• Class name follow the same rule as variable names
  • class name conventions are similar to variables with some differences
    • Use only letter and numbers
    • first character is always a letter
    • However, they follow a style often referred as "Pascal case":
      • start of each word including the first word is upper case and the rest letters are lower case e.g. class BankAccount () { ... }
    • Use simple descriptive nouns
    • Avoid abbreviations unless it's use is more general than full name


  • Methods are executable code that manipulates state and performs operations on the object
    • Each method has a name
      • Same rules and conventions as variables
      • should be a verb or action statement
    • Methods have return type
      • return-type name
      • Use void when no value returned
    • Method can have parameters (typed parameters)
      • return-type name (typed-parameters-list)
      • can be empty
    • Body is contained in {}
      • Note: {} are always required even if the body has only one statement


public class MyClass {
    public void showSum (float x, float y, int count) {
        float sum = x + y;
        for (int i = 0; i < count; i++)

Exiting from a method

  • A method exits for one of the three reasons:
    • The end of the method is reached
    • A return statement is encountered
    • An error occurs
  • Unless there's an error, control returns to the method caller
  • Method returns a single value (unless it's void) it can be
    • A primitive type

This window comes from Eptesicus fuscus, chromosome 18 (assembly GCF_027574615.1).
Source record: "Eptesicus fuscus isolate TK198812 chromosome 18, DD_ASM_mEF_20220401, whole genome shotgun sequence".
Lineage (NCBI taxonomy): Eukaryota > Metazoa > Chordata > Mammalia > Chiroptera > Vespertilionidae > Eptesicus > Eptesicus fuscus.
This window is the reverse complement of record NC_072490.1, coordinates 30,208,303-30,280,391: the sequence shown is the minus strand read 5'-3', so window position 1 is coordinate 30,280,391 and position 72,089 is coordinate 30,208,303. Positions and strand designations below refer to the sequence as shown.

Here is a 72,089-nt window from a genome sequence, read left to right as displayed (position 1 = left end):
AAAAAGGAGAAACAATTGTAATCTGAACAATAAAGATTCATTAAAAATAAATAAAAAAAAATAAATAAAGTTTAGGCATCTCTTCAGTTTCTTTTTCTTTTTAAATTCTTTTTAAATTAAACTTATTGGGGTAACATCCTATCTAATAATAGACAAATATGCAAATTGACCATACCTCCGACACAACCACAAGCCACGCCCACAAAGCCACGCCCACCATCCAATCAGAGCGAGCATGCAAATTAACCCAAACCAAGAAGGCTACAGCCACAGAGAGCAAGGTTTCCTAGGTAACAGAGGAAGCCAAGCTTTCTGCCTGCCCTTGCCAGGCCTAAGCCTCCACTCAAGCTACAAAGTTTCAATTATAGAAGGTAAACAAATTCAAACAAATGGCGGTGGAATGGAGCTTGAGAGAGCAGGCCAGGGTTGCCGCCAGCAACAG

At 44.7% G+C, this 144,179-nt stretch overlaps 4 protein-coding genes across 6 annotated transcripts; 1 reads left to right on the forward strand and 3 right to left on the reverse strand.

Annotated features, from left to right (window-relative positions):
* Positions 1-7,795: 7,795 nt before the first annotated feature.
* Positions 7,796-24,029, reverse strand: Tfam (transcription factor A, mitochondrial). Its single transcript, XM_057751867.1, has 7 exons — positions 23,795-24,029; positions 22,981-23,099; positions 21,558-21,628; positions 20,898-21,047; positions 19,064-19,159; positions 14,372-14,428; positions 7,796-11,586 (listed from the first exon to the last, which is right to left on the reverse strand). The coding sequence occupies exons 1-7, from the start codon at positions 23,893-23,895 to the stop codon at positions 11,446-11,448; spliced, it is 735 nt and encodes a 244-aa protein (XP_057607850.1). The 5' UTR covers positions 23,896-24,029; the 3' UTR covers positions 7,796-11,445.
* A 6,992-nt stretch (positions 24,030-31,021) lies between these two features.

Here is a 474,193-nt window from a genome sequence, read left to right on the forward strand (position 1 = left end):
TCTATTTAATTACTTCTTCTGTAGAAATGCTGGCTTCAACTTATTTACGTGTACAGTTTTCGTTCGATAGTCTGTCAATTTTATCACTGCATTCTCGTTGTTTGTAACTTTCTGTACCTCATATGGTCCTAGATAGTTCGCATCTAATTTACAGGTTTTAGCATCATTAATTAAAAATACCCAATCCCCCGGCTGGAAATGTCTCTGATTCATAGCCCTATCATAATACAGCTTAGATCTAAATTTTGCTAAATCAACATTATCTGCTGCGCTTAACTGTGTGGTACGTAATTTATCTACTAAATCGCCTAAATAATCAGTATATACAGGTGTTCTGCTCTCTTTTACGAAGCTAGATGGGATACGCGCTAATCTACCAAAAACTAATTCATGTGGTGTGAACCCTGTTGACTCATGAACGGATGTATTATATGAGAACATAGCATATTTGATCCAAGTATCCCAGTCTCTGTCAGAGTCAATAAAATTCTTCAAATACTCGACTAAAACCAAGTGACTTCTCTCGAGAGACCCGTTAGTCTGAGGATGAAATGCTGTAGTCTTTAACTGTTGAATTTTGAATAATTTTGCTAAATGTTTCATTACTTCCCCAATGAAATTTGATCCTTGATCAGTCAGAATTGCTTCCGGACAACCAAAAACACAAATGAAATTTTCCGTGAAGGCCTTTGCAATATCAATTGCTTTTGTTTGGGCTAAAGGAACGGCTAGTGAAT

• A reference to an object
    • A reference to an array
      • Arrays are objects in java

Special references : this and null

  • Java provides special references with predefined meanings
    • this is an implicit reference to the current object
      • useful for reducing ambiguity during name collisions
      • Allows an object to pass itself as an parameter


public class Flight {
    private int passengers;
    private int seats;
    // constructors and other methods here
    public boolean hasRoom(Flight f2) {
        int total = this.passengers + f2.passengers;
        return (total <= seats);
    • null is a literal reference to represent an uncreated object
      • it can be assigned to any reference variable


Flight lax1 = new Flight();
Flight lax2 = new Flight();
// add passengers to both flights

Flight lax3 = null;
    lax3 = lax1.createNewWithBoth(lax2);
if(lax3 != null)
    System.out.println("Flights combined");

Field Encapsulation

  • In most cases, a class' fields should not be directly accessible outside the class.
    • It helps to hide the implementation details
    • but we want to remain access to the class available, so we use methods to control field access (called Accessors and Mutators)

Accessors and Mutators

  • Use the Accessors/Mutators pattern to control field access.
  • Accessors retrieve field values
    • They are also called a 'getter'
    • They are named as getFieldName
  • Mutators modifies the field values
    • They are also called a 'setter'
    • They are named as setFieldName


public class Flight {
    private int passengers;
    private int seats;
    // other members elided for clarity
    public int getSeats() {
        return seats;
    public void setSeats(int seats) {
        this.seats = seats;


  • A class is a template for creating an object
    • Declared with class keyword
    • Class instances (a.k.a objects) allocated with new keyword
  • Classes are reference type
  • Use access modifiers to control encapsulation
  • Methods manipulate state and perform operations
    • Use return keyword to exit and/or return a value
  • Fields store object state
    • Interactions to field normally controlled through accessors(getters) and mutators(setters)
Show Comments